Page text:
Incidence (cases/100,000 population) of Buruli ulcer compared with that of other notifiable diseases in Victoria, Australia, during 2000–2020. Victoria is located in southeastern Australia. “Other diseases on left y-axis indicates TB, legionellosis, and RRV and BFV incidence combined. The shaded area (2002–2008) denotes a period when Buruli ulcer incidence correlated with RRV/BFV incidence (3). In Australia, these infections are notifiable and incidence rates are publicly available (8). BFV, Barmah Forest; RRV, Ross River virus; TB, tuberculosis.

Figure. Incidence (cases/100,000 population) of Buruli ulcer compared with that of other notifiable diseases in Victoria, Australia, during 2000–2020. Victoria is located in southeastern Australia. “Other diseases" on left y-axis indicates...

During 2002–2008, BU incidence correlated with combined RRV/BFV incidence in Victoria, southeastern Australia (r2 = 0.52) (3). It was argued that this correlation strengthened the link between mosquitoes and M. ulcerans transmission in southeastern Australia. However, this observation was made over a short time. Using the square of the Pearson product-moment correlation coefficient (coefficient of determination) analysis over a 21-year period (2000–2020), we found little to no correlation between BU and combined RRV/BFV incidence in southeastern Australia (r2 = 0.05; p = 0.69) (Figure) (Appendix). For comparison, during this same period there was no correlation between BU and infection with M. tuberculosis (the other main mycobacterial disease in southeastern Australia) or Legionella (water-associated bacteria).

A lack of correlation between BU incidence and locally acquired vectorborne diseases does not disprove that mosquitoes are involved in M. ulcerans transmission. Nevertheless, this lack of correlation may suggest that the worsening BU epidemic in southeastern Australia is not caused by increased mosquito populations or other environmental changes that favor RRV and BFV outbreaks. We believe that other independent factors may be driving the increased BU incidence, although the effects of recent La Niña events on BU incidence in 2021 are not yet known. Planning and implementing successful public health interventions to control M. ulcerans are substantially hindered by lack of knowledge of the mechanism of disease transmission.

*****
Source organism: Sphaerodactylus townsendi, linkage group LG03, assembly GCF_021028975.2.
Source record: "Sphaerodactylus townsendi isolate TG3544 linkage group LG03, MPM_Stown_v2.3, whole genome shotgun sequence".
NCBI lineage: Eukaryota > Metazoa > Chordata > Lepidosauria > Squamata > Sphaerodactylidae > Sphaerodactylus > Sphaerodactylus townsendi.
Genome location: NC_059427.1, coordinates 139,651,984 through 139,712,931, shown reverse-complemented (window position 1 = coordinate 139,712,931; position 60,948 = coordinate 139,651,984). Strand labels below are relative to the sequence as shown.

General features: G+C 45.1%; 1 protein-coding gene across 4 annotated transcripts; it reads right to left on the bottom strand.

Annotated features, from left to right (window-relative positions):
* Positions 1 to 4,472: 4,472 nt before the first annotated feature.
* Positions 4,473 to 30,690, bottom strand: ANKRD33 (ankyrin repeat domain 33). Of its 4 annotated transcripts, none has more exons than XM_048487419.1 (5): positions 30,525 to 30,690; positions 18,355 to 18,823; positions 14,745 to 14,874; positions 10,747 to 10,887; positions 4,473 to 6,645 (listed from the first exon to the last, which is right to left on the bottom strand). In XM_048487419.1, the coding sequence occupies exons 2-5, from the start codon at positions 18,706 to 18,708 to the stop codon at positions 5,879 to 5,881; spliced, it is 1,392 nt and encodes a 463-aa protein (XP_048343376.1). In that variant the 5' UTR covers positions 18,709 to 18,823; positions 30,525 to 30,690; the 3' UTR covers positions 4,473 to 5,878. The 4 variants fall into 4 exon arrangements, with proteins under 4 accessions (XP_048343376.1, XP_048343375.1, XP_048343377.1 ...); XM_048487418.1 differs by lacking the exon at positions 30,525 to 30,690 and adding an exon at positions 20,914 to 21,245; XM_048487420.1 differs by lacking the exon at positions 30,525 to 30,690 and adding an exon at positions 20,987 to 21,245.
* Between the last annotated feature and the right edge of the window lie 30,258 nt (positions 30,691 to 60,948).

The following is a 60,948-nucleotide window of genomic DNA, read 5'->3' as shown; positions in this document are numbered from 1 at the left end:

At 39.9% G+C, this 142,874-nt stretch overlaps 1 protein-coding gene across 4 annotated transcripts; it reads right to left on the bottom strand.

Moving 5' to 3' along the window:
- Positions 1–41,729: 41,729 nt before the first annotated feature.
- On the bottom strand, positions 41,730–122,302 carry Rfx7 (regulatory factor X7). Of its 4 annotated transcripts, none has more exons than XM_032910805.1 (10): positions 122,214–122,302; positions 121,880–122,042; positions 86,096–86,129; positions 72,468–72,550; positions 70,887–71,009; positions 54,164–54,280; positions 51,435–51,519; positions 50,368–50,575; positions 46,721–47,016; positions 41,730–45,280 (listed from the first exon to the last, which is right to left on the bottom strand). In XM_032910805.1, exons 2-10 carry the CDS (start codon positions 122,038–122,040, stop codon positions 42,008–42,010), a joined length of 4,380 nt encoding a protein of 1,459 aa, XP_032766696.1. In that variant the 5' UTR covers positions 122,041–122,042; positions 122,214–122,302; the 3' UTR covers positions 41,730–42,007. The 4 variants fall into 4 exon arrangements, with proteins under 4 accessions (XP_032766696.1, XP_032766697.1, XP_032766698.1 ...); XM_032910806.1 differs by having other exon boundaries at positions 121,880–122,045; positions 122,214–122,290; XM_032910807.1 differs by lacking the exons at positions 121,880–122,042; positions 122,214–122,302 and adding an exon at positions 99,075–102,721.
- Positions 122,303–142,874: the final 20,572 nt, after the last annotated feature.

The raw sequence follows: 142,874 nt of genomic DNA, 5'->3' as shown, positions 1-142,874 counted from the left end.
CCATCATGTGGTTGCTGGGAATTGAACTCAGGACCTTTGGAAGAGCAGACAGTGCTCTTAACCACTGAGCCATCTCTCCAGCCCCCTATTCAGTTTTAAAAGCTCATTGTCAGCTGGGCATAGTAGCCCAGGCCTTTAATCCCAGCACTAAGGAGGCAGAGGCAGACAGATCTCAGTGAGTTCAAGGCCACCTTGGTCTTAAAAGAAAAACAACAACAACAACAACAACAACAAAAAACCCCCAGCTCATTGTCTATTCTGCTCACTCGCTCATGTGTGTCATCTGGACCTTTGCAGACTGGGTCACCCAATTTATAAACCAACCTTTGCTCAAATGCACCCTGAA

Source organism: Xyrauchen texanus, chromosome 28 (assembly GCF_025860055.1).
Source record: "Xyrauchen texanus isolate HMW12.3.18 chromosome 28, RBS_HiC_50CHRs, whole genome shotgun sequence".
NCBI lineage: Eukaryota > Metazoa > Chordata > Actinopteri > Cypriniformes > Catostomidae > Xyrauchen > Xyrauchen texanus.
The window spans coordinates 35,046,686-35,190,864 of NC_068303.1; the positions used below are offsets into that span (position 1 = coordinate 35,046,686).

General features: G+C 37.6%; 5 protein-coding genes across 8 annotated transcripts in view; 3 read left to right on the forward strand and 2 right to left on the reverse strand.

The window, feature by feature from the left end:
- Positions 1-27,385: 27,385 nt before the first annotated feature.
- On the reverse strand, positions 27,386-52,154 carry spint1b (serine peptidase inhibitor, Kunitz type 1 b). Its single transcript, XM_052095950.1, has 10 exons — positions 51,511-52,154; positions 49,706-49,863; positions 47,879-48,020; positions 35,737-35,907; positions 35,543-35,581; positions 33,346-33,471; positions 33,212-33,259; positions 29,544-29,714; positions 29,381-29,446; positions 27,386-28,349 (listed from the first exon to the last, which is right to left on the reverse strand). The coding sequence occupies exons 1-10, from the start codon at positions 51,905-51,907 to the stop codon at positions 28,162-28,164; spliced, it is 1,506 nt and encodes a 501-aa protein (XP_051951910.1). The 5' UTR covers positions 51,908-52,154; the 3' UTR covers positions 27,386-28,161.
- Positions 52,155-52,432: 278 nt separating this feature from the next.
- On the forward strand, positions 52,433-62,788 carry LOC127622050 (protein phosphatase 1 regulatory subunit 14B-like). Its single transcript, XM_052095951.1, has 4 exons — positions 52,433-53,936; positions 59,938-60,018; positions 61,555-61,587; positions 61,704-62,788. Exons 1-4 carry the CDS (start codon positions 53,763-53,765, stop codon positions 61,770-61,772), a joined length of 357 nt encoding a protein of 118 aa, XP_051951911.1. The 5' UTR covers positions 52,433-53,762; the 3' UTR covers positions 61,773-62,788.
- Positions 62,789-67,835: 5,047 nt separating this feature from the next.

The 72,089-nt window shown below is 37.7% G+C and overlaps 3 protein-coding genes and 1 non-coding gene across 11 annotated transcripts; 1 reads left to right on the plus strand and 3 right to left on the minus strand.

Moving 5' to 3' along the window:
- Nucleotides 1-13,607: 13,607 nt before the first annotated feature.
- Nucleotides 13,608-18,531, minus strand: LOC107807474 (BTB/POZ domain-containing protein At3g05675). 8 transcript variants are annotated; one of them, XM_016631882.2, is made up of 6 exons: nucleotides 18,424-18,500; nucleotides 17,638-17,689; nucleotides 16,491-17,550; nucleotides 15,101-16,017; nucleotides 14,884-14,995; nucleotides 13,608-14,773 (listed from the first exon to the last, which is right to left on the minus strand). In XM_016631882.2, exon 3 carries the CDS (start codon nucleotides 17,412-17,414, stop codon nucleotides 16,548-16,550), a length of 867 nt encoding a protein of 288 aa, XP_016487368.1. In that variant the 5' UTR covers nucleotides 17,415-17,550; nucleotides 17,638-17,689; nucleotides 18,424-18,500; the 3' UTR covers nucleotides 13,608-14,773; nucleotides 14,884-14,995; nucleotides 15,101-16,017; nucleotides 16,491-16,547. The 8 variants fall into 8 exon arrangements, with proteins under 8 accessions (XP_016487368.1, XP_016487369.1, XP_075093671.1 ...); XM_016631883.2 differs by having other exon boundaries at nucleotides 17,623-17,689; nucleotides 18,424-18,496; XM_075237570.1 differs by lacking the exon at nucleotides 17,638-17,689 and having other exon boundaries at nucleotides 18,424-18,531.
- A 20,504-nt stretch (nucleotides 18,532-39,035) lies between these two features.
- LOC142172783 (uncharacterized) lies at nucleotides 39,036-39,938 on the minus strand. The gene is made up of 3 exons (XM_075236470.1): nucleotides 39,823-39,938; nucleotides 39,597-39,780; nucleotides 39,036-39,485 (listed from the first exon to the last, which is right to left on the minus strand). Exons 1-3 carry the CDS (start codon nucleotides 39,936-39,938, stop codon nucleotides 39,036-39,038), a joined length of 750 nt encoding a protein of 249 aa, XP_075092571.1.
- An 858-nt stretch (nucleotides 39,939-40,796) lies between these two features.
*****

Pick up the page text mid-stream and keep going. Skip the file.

Mr. Linke is a final-year doctor of medicine student at the Geelong Clinical School, Deakin University. His research interests include mosquitoborne flaviviruses and cellulitis.

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References

  1. World Health Organization. Number of new reported cases: data by country [cited 2020 Jun 24]. https://apps.who.int/gho/data/node.main.A1631
  2. Tai  AYC, Athan  E, Friedman  ND, Hughes  A, Walton  A, O’Brien  DP. Increased severity and spread of Mycobacterium ulcerans, southeastern Australia. Emerg Infect Dis. 2018;24:5864. DOIPubMedGoogle Scholar
  3. Johnson  PD, Lavender  CJ. Correlation between Buruli ulcer and vector-borne notifiable diseases, Victoria, Australia. Emerg Infect Dis. 2009;15:6145. DOIPubMedGoogle Scholar
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  5. Lavender  CJ, Fyfe  JA, Azuolas  J, Brown  K, Evans  RN, Ray  LR, et al. Risk of Buruli ulcer and detection of Mycobacterium ulcerans in mosquitoes in southeastern Australia. PLoS Negl Trop Dis. 2011;5:e1305. DOIPubMedGoogle Scholar
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  7. Boyd  SC, Athan  E, Friedman  ND, Hughes  A, Walton  A, Callan  P, et al. Epidemiology, clinical features and diagnosis of Mycobacterium ulcerans in an Australian population. Med J Aust. 2012;196:3414. DOIPubMedGoogle Scholar
  8. Passmore  J, O’Grady  KA, Moran  R, Wishart  E. An outbreak of Barmah Forest virus disease in Victoria. Commun Dis Intell Q Rep. 2002;26:6004.PubMedGoogle Scholar
  9. Yerramilli  A, Tay  EL, Stewardson  AJ, Fyfe  J, O’Brien  DP, Johnson  PDR. The association of rainfall and Buruli ulcer in southeastern Australia. PLoS Negl Trop Dis. 2018;12:e0006757. DOIPubMedGoogle Scholar

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Cite This Article

DOI: 10.3201/eid2712.203182

Original Publication Date: November 04, 2021

Table of Contents – Volume 27, Number 12—December 2021

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Jake Andrew Linke, Geelong Clinical School, c/o The University Hospital, Geelong, PO Box 281, Geelong, VIC 3220, Australia

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Page created: October 06, 2021
Page updated: November 21, 2021
Page reviewed: November 21, 2021